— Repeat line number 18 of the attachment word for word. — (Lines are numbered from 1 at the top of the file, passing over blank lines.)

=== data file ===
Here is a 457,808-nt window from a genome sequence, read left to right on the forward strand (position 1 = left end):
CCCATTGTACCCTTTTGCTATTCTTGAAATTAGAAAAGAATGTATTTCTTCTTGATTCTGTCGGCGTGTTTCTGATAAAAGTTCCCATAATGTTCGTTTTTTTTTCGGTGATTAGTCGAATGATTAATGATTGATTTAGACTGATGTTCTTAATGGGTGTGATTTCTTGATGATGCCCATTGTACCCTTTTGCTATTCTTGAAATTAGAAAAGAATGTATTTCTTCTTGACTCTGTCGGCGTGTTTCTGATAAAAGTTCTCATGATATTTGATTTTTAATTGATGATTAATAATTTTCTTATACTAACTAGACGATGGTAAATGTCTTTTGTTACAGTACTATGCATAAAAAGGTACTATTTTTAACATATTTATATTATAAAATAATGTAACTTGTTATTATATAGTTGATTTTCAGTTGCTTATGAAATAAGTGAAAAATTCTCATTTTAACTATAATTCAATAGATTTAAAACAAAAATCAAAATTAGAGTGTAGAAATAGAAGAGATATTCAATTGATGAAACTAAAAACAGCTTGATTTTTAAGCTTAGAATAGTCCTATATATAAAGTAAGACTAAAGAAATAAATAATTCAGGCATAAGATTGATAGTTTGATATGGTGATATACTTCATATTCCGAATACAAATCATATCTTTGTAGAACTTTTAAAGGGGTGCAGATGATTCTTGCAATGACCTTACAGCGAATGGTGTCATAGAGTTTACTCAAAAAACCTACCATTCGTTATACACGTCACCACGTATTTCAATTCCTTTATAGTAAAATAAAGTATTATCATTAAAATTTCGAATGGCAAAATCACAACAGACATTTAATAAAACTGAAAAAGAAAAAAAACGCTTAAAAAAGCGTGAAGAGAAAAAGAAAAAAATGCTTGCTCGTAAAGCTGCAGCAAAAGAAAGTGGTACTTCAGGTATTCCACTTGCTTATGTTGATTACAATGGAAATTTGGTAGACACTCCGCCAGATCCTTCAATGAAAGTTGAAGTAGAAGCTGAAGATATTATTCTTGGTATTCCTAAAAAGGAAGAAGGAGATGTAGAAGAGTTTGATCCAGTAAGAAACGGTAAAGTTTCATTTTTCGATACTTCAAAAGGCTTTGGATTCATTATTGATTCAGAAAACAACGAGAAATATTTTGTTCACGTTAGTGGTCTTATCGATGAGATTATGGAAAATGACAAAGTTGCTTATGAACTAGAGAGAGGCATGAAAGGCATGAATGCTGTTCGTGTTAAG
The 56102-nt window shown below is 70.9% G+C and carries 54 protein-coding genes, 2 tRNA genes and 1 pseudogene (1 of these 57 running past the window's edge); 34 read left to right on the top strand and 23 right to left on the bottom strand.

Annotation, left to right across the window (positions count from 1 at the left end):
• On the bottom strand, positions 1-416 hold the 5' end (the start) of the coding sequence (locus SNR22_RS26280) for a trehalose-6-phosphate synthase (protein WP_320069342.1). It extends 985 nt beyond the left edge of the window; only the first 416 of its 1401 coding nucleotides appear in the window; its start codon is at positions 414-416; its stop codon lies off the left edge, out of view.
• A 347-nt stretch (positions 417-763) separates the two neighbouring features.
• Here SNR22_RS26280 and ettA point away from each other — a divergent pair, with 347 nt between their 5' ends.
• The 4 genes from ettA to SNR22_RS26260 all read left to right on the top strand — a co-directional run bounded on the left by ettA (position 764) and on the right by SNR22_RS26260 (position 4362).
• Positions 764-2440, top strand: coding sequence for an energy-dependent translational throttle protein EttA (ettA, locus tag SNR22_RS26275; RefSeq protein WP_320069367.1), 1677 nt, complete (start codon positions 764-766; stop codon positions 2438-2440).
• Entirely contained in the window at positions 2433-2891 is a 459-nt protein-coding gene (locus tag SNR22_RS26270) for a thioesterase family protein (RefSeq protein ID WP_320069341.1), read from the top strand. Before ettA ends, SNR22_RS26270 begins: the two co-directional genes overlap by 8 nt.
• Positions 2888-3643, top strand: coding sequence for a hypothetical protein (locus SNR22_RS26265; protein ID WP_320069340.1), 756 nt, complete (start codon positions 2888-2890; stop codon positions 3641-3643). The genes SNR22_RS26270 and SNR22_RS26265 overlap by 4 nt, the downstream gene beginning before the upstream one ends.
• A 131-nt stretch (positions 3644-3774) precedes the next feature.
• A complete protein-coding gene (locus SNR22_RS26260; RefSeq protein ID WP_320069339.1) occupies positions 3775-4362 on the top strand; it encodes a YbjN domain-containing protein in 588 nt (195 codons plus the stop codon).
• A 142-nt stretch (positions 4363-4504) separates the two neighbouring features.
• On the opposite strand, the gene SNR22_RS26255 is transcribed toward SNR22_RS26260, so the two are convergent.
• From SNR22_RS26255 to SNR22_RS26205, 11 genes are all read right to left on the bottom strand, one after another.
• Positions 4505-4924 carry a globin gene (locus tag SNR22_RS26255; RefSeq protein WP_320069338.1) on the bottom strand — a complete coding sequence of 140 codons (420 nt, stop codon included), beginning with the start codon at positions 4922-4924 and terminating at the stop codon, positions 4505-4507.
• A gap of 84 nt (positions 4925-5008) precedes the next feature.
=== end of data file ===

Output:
• A gap of 84 nt (positions 4925-5008) precedes the next feature.